cavities

  1. Another win in the battle against fluoride

    Save big money by NOT poisoning your town

    There's finally an issue powerful enough to force communities to think twice about water fluoridation -- and it's not the decades of science that prove beyond all doubt that this toxic waste can rot the brain from the inside.

    It's money.

    The nationwide cash crunch has forced cities, towns, villages and counties from coast to coast to pinch every penny they can -- and many of them have found they can save big by pulling the plug on water fluoridation.

    The latest community to join the list is Pinellas County, Florida, which will save $205,000 next year alone by simply choosing to NOT poison its own residents.

    I call that a win-win.

    Money was also a motive in Mount Clemens, Michigan, which unanimously voted to end fluoridation -- saving them $40,000 a year, as I told my readers last month in The Douglass Report.

    They're not alone. Over the past few years, hundreds of communities have flushed their fluoridation programs -- and I don't care if the reason is money, science, or a late-night whisper from the man in the moon.

    ANY reason to end water fluoridation is a good one in my book, because exposure to this poison is scientifically proven to make kids dumber and turn adults into... well... just look around you and see what decades of this practice has done to society.

    Want more reasons? You know this stuff can discolor teeth -- even the U.S. government admits that -- but you might not realize that fluoride can actually weaken and break bone, and may even cause bone cancer.

    All that, and it's not even great at protecting teeth!

    One of the biggest studies ever found no difference in cavities between kids who got fluoridated water and kids who didn't -- and even the fluoride-pushing American Dental Association admits the benefit might be as low as 20 percent.

    If that's still not enough, consider this: China sells us as much fluoride as we're willing to buy... but they won't put a drop of it into their own water.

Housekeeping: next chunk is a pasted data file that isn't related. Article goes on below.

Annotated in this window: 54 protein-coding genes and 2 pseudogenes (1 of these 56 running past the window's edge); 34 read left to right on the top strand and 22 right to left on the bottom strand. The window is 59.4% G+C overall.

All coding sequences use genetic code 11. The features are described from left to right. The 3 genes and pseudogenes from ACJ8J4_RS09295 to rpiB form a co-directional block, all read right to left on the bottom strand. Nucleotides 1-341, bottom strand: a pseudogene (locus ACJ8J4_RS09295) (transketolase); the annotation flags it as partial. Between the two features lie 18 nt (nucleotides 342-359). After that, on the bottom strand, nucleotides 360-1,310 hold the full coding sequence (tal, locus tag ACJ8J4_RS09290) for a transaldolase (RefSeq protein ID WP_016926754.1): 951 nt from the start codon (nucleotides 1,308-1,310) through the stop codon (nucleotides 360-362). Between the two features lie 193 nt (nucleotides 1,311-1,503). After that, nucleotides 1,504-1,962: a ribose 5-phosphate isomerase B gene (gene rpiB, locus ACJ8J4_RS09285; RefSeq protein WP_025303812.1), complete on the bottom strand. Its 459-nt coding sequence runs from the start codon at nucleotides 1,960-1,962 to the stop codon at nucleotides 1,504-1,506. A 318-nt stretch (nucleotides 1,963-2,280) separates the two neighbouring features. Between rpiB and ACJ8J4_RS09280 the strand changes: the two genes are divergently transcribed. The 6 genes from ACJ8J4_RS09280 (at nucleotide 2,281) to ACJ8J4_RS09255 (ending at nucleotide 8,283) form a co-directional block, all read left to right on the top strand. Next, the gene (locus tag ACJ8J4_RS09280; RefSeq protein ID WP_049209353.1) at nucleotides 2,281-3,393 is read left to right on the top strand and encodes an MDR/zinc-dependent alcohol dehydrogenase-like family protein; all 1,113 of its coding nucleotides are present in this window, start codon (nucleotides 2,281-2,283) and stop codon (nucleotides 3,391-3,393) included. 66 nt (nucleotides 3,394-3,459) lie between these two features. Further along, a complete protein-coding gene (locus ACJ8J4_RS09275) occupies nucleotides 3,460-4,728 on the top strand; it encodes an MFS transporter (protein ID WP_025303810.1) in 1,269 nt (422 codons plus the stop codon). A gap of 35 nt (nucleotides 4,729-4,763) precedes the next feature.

Think they might know something we don't?

  2. Sweetener prevents cavities in children

    Sugar preventing tooth decay?

    It might sound like an oxymoron, but according to a recent study published in the Archives of Pediatrics and Adolescent Medicine, the natural sweetener xylitol could be the key to winning the battle against tooth decay in young children.

    That's big news – especially for poorer parts of the country, where kids are twice as likely to develop cavities in their baby teeth. It's called baby bottle tooth decay or nursing cavities.

    The fact that xylitol is good for your teeth is nothing new. Plenty of studies have shown that chewing xylitol gum or sucking on xylitol lozenges can have a positive effect on permanent teeth. This is the first study to show that it can have the same promising benefits for baby teeth as well.

    This time around, however, the researchers evaluated a different form of the natural sweetener. They gave xylitol-containing syrup to a group of kids that were between 9 and 15 months old and found that just 8 grams per day in a twice daily topical oral syrup could prevent up to 70 percent of decayed teeth.

    The researchers concluded that "More research is needed to develop vehicles and strategies for optimal public health…"

    But why wait for more research?

    Xylitol itself is inexpensive, and using it has the potential to save people thousands of dollars in dental costs later on in life.

  3. The cheapest way to avoid the dentist

    The Academy of General Dentistry (AGC) recently announced that the use of "a properly positioned" straw can help to significantly minimize the risk of cavities and other oral health problems.

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